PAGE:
In: Gut and Liver, Vol. 4, No. 2, 01.06.2010, p. 226-233.

Research output: Contribution to journalArticle

TY - JOUR

T1 - Biliary stricture after adult right-lobe living-donor liver transplantation with duct-to-duct anastomosis

T2 - Long-term outcome and its related factors after endoscopic treatment

AU - Chang, Jae Hyuck

AU - Lee, In Seok

AU - Choi, Jong Young

AU - Yoon, Seung Kyoo

AU - Kim, Dong Goo

AU - You, Ng Kyoung

AU - Chun, Ho Jong

AU - Lee, DongKi

AU - Choi, Myung Gyu

AU - Chung, In Sik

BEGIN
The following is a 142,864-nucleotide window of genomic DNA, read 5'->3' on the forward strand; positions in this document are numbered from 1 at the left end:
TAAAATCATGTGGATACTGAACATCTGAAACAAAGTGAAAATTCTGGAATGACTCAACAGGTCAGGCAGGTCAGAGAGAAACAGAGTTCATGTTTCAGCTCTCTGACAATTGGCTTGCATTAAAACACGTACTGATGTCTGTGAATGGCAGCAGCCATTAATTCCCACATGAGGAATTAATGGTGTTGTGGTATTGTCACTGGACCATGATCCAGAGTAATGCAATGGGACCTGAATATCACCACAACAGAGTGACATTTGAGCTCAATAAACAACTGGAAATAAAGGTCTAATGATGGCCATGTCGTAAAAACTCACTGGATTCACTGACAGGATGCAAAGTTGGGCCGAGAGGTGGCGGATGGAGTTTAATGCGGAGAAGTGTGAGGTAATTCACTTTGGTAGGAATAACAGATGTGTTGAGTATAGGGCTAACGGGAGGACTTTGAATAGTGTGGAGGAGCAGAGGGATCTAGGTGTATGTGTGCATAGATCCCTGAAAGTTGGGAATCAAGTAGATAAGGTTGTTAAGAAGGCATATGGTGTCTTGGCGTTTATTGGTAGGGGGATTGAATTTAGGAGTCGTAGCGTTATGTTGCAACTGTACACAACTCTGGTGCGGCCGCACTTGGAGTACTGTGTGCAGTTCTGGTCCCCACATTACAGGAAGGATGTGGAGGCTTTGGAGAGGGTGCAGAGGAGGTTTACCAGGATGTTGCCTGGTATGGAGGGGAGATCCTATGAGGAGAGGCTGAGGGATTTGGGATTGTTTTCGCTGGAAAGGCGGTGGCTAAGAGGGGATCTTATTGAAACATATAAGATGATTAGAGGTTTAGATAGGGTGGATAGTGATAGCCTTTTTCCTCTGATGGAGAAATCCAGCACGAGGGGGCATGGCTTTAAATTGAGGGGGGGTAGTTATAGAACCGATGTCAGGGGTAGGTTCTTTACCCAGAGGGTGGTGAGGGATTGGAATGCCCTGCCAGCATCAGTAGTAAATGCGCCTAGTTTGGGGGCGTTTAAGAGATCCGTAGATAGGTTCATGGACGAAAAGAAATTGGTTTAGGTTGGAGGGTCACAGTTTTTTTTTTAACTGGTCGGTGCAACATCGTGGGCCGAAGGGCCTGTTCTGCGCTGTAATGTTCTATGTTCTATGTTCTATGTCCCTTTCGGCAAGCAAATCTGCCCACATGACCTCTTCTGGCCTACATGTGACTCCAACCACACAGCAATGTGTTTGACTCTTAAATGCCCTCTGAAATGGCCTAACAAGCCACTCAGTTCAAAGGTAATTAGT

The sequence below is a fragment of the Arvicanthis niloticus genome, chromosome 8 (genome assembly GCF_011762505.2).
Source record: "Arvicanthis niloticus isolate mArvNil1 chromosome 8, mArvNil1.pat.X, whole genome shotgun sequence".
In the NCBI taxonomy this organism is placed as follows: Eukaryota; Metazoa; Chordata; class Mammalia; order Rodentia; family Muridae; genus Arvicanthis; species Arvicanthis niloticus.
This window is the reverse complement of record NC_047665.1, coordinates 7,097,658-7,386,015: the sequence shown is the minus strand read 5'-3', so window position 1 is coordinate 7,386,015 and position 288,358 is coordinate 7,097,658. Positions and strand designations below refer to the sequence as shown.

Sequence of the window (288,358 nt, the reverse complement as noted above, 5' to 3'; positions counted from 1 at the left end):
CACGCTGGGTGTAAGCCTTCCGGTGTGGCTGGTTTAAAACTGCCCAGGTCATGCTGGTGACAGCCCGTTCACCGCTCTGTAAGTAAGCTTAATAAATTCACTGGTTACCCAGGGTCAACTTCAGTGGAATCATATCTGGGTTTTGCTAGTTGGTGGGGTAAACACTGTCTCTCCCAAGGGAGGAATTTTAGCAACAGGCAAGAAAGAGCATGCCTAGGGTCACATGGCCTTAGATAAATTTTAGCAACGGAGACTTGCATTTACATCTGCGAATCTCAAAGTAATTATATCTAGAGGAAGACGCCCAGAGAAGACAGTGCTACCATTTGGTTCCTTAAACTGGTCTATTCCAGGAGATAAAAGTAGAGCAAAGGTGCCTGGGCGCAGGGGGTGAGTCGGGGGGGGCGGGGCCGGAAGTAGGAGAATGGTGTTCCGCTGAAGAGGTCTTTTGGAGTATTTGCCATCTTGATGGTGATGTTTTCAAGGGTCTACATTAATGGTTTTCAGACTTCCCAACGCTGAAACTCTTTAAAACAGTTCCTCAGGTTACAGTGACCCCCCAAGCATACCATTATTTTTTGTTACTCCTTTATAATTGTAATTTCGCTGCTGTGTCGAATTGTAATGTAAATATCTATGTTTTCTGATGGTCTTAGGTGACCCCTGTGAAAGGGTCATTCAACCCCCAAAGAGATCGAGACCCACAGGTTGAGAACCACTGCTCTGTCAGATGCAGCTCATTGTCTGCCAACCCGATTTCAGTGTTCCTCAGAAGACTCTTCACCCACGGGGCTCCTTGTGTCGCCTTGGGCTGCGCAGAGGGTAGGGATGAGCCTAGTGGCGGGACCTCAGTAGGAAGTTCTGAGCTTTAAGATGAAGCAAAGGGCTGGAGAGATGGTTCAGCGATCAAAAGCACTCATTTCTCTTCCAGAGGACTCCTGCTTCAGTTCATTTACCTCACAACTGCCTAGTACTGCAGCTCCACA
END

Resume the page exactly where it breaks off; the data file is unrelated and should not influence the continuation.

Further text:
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AB - Background/Aims: Biliary stricture is the most common and important complication after right-lobe living-donor liver transplantation (RL-LDLT) with duct-toduct biliary anastomosis. This study evaluated the efficacy and long-term outcome of endoscopic treatment for biliary stricture after LDLT, with the aim of identifying the factors that influence the outcome. Methods: Three hundred and thirty-nine adults received RL-LDLTs with duct-to-duct biliary anastomosis between January 2000 and May 2008 at Kangnam St. Mary's Hospital. Endoscopic retrograde cholangiography (ERC) was performed in 113 patients who had biliary stricture after LDLT. We evaluated the incidence of post-LDLT biliary stricture and the long-term outcome of endoscopic treatment for biliary stricture. The factors related to the outcome were analyzed. Results: Biliary strictures developed in 121 (35.7%) patients, 95 (78.5%) of them within 1 year of surgery. The mean number of ERCs performed per patient was 3.2 (range, 1 to 11). The serum biochemical markers decreased significantly after ERC (p<0.001). Stent insertion or stricture dilatation during ERC was successful in 90 (79.6%) patients. After a median follow-up period of 33 months from the first successful treatment with ERC, 48 (42.5%) patients achieved treatment success and 12 (10.6%) patients remained under treatment. The factors related to the outcome of endoscopic treatment were nonanastomotic stricture and stenosis of the hepatic artery (p=0.016). Conclusions: Endoscopic treatment is efficacious and has an acceptable long-term outcome in the management of biliary strictures related to RL-LDLT with duct-to-duct biliary anastomosis. Nonanastomotic stricture and stenosis of the hepatic artery are correlated with a worse outcome of endoscopic treatment.